Later, the scalp hunters stop at a cantina in Janos for drinks. In a dark corner, men are playing a confidence game with cards, called Monte. Out of the gloom, an old man shuffles toward Toadvine, Bathcat, and the kid. After some linguistic misunderstanding, the old man makes it clear that he welcomes the scalp hunters for fighting the Apaches; he also grieves for how much blood Mexico has shed, and suggests that war is like a dream you can’t wake up from forever. As the old man speaks, another man groans at the table of card players.
Throughout the novel, card games seem connected to the workings of fate. Here, the groaning man has attempted to cheat at cards, metaphorically to cheat fate, and he is severely punished. The old man talking to the gang members laments that his country is fated for nothing but nightmarish war; ironically, he is speaking to men whom he views as heroes, yet who will soon ruthlessly shed yet more Mexican blood.
As the scalp hunters leave the cantina, Bathcat tells the kid that the old man they just spoke with is the father of the man moaning among the Monte players. Apparently, he was cut with a knife while playing cards. The kid asks why the man didn’t leave the cantina—but where else would he go? The gang leaves the village, while the local watchman announces from his post that all is well.
The world of Blood Meridian is so violent and bleak that one can’t even find a refuge or quiet place to die after being mortally stabbed. Even though someone’s just been stabbed and Mexico is plagued with warfare, the watchman ironically says that all’s well; murder and carnage are nothing strange here.
The next day, the gang makes for the meat camp that the Delawares and Webster found. It has been abandoned: only sheets of meat and hide remain. They ride on. While stopping for supper, the Judge asks Toadvine what’s become of Grannyrat Chambers—Toadvine says that he’s separated from the gang, and that he can’t speak for the missing man. The Judge thinks otherwise, but leaves in silence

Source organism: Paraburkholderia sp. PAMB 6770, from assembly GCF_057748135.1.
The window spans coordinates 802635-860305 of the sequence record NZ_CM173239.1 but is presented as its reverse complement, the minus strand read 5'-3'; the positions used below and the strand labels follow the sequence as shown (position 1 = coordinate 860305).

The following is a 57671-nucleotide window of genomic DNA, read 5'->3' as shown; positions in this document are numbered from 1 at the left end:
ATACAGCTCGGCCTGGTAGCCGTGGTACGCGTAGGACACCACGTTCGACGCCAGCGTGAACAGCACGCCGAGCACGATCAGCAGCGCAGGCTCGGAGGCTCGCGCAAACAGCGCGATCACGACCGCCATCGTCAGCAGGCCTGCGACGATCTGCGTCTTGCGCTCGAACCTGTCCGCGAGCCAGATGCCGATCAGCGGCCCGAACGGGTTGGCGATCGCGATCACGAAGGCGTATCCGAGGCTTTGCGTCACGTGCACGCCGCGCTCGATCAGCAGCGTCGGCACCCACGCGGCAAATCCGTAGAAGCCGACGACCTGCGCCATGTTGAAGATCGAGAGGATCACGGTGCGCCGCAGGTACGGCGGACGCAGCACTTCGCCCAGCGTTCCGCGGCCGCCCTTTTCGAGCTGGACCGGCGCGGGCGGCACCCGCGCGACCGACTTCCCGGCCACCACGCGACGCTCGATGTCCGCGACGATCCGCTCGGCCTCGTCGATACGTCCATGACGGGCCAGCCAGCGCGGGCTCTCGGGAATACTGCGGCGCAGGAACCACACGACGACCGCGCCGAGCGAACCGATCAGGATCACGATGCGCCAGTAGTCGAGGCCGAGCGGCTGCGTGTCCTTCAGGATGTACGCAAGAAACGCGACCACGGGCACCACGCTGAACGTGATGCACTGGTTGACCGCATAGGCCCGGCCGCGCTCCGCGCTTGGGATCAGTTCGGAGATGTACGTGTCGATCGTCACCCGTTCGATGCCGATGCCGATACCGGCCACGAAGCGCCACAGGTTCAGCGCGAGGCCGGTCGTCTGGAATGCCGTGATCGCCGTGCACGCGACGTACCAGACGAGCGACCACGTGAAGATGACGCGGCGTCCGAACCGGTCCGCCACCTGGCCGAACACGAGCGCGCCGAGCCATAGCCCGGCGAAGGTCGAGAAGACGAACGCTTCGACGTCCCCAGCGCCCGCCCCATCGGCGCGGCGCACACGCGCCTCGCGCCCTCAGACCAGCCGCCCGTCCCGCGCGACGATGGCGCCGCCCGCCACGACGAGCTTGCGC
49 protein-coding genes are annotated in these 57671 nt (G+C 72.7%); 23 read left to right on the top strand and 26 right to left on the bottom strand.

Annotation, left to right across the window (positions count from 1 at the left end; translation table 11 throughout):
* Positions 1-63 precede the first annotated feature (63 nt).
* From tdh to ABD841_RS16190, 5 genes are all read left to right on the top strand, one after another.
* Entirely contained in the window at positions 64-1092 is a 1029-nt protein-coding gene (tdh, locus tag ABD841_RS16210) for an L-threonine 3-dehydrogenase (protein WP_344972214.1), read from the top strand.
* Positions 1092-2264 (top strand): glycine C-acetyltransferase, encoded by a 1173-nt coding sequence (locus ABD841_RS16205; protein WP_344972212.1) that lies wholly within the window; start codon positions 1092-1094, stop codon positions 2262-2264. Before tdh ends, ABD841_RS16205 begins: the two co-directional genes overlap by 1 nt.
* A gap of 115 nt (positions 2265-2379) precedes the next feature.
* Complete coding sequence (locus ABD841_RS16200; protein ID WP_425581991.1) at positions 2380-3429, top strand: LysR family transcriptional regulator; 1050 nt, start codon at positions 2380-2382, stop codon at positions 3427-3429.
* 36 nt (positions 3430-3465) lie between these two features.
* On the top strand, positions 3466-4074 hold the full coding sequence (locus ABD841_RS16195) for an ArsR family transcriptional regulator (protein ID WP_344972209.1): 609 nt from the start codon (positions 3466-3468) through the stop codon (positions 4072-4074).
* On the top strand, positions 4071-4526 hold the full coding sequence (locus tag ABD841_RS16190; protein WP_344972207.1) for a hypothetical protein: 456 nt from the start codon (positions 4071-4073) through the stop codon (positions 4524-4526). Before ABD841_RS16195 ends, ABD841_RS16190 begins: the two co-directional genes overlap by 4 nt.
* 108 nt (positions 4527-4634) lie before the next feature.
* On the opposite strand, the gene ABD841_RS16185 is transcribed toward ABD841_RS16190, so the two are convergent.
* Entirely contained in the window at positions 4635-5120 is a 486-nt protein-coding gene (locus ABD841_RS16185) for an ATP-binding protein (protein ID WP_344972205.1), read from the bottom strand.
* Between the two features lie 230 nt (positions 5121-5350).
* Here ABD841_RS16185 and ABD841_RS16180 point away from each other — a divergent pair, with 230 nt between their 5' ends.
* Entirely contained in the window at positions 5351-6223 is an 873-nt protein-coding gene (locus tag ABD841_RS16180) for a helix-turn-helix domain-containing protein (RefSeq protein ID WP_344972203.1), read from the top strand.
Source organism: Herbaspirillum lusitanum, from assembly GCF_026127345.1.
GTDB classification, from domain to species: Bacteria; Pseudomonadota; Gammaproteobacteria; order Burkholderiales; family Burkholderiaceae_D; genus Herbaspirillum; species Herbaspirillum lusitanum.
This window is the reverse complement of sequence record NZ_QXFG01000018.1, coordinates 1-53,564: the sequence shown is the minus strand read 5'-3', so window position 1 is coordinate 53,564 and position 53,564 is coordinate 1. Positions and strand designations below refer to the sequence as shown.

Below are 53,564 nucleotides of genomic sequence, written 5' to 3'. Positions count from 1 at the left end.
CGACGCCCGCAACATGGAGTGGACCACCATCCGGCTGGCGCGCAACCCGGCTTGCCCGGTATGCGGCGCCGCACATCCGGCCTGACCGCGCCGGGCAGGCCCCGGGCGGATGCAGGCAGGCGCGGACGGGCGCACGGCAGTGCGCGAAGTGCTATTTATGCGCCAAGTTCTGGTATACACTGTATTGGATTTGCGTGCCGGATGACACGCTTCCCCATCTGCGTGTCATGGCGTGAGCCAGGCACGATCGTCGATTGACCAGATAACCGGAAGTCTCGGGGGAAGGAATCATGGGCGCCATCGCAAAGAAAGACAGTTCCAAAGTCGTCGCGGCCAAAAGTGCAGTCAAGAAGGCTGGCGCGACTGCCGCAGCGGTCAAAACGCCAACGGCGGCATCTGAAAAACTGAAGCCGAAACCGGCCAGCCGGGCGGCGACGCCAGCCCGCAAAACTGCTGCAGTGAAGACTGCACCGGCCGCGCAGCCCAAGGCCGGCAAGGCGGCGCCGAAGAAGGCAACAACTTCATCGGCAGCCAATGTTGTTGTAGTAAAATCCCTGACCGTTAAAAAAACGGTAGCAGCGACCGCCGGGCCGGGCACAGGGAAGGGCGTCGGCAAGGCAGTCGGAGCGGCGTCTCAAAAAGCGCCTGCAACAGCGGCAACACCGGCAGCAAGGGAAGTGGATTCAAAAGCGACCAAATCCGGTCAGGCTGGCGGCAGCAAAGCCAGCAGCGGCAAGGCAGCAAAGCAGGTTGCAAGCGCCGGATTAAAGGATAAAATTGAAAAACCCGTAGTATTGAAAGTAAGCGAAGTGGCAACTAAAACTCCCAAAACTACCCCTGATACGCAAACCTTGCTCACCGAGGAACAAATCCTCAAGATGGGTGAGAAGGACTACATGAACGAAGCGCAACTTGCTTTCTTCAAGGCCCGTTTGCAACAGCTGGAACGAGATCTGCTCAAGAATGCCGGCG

The meat camp is the gang’s first clue as to the whereabouts of the Apaches they’re hunting. The Judge is intent that the gang remain together in their campaign, and is disturbed that Grannyrat may have defected. Later, the Judge will also accuse the kid of defecting from the gang, not physically but in spirit.
In the morning, two of the Delawares are gone. The gang rides on, through mountain and forest. By evening they come to a mesa, from which Glanton looks out before deciding to ride on into the “problematical destruction of darkness.”
The Delawares ride off to seek Grannyrat. The decision to ride into the darkness suggests Glanton’s self-destructive nature.
That night, there are two campfires set up, without any formal or informal rules governing who can sit where. However, the Delawares and the Mexican McGill are around one fire, the whites around the other. Black Jackson sits with the whites, but the white Jackson drives him off, going so far as to draw and cock his pistol. The black Jackson leaves, only to return moments later with a knife, with which he decapitates the white Jackson, despite the ex-priest Tobin rising to intervene. In the morning, the gang rides on, while the headless body of white Jackson sits, his gun stolen but his boots still where he left them.
The gang members seem conditioned to segregate themselves by race. When the black Jackson attempts to sit with the whites, though, only his antagonistic double, the white Jackson, drives him off. After the black murders the white, none say anything, as though tacitly accepting his action, which does promote the unity of the gang above all else. Partisanship is here imagined as a willingness to wage war with a group of people, nothing more.